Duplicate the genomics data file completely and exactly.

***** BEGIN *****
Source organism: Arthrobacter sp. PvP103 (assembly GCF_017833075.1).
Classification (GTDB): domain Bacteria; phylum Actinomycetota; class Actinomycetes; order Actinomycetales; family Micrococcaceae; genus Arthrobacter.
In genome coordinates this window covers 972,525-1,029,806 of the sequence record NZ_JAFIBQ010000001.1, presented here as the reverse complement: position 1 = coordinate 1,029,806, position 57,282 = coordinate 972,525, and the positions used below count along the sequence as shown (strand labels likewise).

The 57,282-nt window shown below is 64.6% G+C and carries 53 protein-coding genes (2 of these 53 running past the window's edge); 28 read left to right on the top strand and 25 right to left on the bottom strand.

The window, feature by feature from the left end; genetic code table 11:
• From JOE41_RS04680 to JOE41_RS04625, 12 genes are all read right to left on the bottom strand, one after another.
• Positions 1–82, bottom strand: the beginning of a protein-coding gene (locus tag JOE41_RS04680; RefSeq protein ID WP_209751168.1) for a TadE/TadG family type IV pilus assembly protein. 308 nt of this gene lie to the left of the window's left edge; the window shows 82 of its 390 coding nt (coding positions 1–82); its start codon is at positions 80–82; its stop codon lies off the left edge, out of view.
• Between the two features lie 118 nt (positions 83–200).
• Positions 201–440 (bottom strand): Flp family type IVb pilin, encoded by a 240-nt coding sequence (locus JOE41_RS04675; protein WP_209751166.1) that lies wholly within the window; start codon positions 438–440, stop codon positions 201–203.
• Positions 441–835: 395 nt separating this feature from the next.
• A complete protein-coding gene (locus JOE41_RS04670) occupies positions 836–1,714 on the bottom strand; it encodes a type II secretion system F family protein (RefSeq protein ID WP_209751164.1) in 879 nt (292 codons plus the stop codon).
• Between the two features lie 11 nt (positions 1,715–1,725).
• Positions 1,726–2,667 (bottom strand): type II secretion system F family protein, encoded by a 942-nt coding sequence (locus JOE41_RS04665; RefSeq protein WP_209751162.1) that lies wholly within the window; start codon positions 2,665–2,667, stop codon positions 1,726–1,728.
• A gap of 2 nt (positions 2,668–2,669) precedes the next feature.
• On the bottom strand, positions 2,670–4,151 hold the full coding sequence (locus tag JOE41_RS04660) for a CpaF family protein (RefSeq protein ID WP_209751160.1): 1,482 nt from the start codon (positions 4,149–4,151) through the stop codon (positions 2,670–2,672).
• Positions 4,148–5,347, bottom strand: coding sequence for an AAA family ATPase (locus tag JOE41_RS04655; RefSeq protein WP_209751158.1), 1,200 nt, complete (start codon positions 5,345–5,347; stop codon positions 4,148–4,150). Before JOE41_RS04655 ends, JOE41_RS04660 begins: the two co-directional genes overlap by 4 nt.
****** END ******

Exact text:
Source organism: Arthrobacter sp. PvP103 (assembly GCF_017833075.1).
Classification (GTDB): domain Bacteria; phylum Actinomycetota; class Actinomycetes; order Actinomycetales; family Micrococcaceae; genus Arthrobacter.
In genome coordinates this window covers 972,525-1,029,806 of the sequence record NZ_JAFIBQ010000001.1, presented here as the reverse complement: position 1 = coordinate 1,029,806, position 57,282 = coordinate 972,525, and the positions used below count along the sequence as shown (strand labels likewise).

The 57,282-nt window shown below is 64.6% G+C and carries 53 protein-coding genes (2 of these 53 running past the window's edge); 28 read left to right on the top strand and 25 right to left on the bottom strand.

The window, feature by feature from the left end; genetic code table 11:
• From JOE41_RS04680 to JOE41_RS04625, 12 genes are all read right to left on the bottom strand, one after another.
• Positions 1–82, bottom strand: the beginning of a protein-coding gene (locus tag JOE41_RS04680; RefSeq protein ID WP_209751168.1) for a TadE/TadG family type IV pilus assembly protein. 308 nt of this gene lie to the left of the window's left edge; the window shows 82 of its 390 coding nt (coding positions 1–82); its start codon is at positions 80–82; its stop codon lies off the left edge, out of view.
• Between the two features lie 118 nt (positions 83–200).
• Positions 201–440 (bottom strand): Flp family type IVb pilin, encoded by a 240-nt coding sequence (locus JOE41_RS04675; protein WP_209751166.1) that lies wholly within the window; start codon positions 438–440, stop codon positions 201–203.
• Positions 441–835: 395 nt separating this feature from the next.
• A complete protein-coding gene (locus JOE41_RS04670) occupies positions 836–1,714 on the bottom strand; it encodes a type II secretion system F family protein (RefSeq protein ID WP_209751164.1) in 879 nt (292 codons plus the stop codon).
• Between the two features lie 11 nt (positions 1,715–1,725).
• Positions 1,726–2,667 (bottom strand): type II secretion system F family protein, encoded by a 942-nt coding sequence (locus JOE41_RS04665; RefSeq protein WP_209751162.1) that lies wholly within the window; start codon positions 2,665–2,667, stop codon positions 1,726–1,728.
• A gap of 2 nt (positions 2,668–2,669) precedes the next feature.
• On the bottom strand, positions 2,670–4,151 hold the full coding sequence (locus tag JOE41_RS04660) for a CpaF family protein (RefSeq protein ID WP_209751160.1): 1,482 nt from the start codon (positions 4,149–4,151) through the stop codon (positions 2,670–2,672).
• Positions 4,148–5,347, bottom strand: coding sequence for an AAA family ATPase (locus tag JOE41_RS04655; RefSeq protein WP_209751158.1), 1,200 nt, complete (start codon positions 5,345–5,347; stop codon positions 4,148–4,150). Before JOE41_RS04655 ends, JOE41_RS04660 begins: the two co-directional genes overlap by 4 nt.